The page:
So I’ve heard a lot of people in the last 15 years say, “Man, I like a lot of the new stuff that’s coming out, but wouldn’t it be great if we could hear more of those great stories that country music has traditionally always told?” And then in the past year or so, with all the craziness that’s taken place in the world, where there’s so much divisiveness it seems and so much of a unsettling spirit that’s kind of consumed people, people seem to be more divided than they ever have been, and then there’s a lot of uncertainty with people based on the results of the pandemic and the lockdowns, so in the past year, I’ve heard a lot of people that have said to me, “Man, wouldn’t it be nice if we could go back to a simpler time when there wasn’t all this upheaval and there wasn’t so much distrust of one against the other? And we would love to just go back to a time that was a little bit more simple, when the world seemed to turn just a little bit slower.”
And so as soon as I heard ‘Smoke in a Bar,’ I thought, man, that’s exactly what the song is about. It’s talking about the nostalgia, and there’s a lot of people that live in this country and others too that I think have a lot of nostalgia for a simpler time and a time when they grew up when there wasn’t so much stress as there is today.
So once again, I think that’s great songwriting. Anytime you can, as a songwriter, you can capture the mood of a large swath of people and basically make them think that you’ve been reading their minds and reading their mail by the words that you write in a song, I think that’s always a winner. So I was very, very pleased that they let me record that song and I’m looking forward to seeing what people think about it.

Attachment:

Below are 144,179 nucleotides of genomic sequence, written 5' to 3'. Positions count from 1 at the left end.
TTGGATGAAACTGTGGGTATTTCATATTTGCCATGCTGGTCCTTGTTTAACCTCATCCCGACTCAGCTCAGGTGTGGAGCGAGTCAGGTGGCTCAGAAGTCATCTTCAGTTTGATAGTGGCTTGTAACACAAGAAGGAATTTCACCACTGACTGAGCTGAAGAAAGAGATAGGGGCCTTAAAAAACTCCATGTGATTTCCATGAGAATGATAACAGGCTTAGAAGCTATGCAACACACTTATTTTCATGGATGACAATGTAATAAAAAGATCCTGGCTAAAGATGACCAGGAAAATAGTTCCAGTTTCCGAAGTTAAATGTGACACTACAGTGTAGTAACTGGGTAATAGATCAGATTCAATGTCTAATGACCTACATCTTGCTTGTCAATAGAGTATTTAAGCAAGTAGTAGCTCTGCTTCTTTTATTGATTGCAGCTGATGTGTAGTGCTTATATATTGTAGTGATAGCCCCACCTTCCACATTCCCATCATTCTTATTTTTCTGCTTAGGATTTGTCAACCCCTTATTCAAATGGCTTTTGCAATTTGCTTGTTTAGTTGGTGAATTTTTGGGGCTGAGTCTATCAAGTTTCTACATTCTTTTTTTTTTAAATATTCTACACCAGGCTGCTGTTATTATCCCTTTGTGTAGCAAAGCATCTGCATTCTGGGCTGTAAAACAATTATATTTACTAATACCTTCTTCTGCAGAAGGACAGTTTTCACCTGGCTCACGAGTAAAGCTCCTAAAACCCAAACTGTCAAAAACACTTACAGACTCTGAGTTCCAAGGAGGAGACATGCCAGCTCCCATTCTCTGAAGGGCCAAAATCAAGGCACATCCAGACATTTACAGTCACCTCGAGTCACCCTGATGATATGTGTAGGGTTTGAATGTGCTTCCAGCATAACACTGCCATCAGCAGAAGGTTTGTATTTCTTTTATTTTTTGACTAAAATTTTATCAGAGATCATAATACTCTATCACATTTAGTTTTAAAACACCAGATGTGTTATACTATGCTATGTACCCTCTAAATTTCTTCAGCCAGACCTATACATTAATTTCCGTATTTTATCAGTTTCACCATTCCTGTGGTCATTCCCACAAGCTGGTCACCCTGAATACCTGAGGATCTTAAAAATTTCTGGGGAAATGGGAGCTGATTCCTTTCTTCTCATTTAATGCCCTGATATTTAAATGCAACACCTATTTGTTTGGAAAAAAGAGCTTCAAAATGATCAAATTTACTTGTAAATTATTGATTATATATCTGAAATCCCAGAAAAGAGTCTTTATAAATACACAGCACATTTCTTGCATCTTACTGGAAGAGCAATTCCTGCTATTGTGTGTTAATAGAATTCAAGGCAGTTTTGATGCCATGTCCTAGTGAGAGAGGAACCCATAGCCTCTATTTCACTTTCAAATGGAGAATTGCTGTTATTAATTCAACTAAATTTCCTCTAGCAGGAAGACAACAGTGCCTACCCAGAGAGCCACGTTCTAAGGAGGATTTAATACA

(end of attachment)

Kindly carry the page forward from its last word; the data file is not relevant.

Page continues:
So, on the topic of all that craziness happening in the world, especially over the last few weeks from racism to cancel culture, what’s your take on all of that stuff that’s going on?
Well, I really don’t want to get involved in the politics and stuff because I’ve never been a politician. I’m a musician. And as a musician, I always have said that the one thing that I never will do is use my stage for a place to state my political beliefs. I have beliefs. I have beliefs that are strong, but I’ve always felt that anytime an artist goes on their stage or goes on an awards show or whatever and starts talking about their political beliefs, I think they just turn people off people. That’s not why people buy concert tickets and it’s not why people tune into award shows. They just want to see their favorite artists doing the music.
And so I made a solemn vow to myself that I would never use my stage or never used an appearance on an award show to talk about my political beliefs. If you want to know what I think, you can follow me on any of my social media platforms and I occasionally will talk about what I think and how I feel about certain issues. But outside of that, I try to just stay with within my lane and just do the music. That’s the most important thing for me.
Yeah, Which is actually a really good thing because some artists just don’t know how to stay out of that stuff and just cause a little bit of more controversy than there needs to be now, especially with the current state of the world.
But everybody should feel free to address it however they want to, but for me personally, I think it’s all about just doing it in the music.
Thanks. So that’s all we have for you today. Thanks so much for taking the time to chat with us. I know you’re probably busy gearing up for the album and promoting the single, and I think even have a show tonight, right?
No, I don’t have a show tonight, but I do have a busy press day, yeah. But thank you for taking the time to talk to me. I really appreciate it.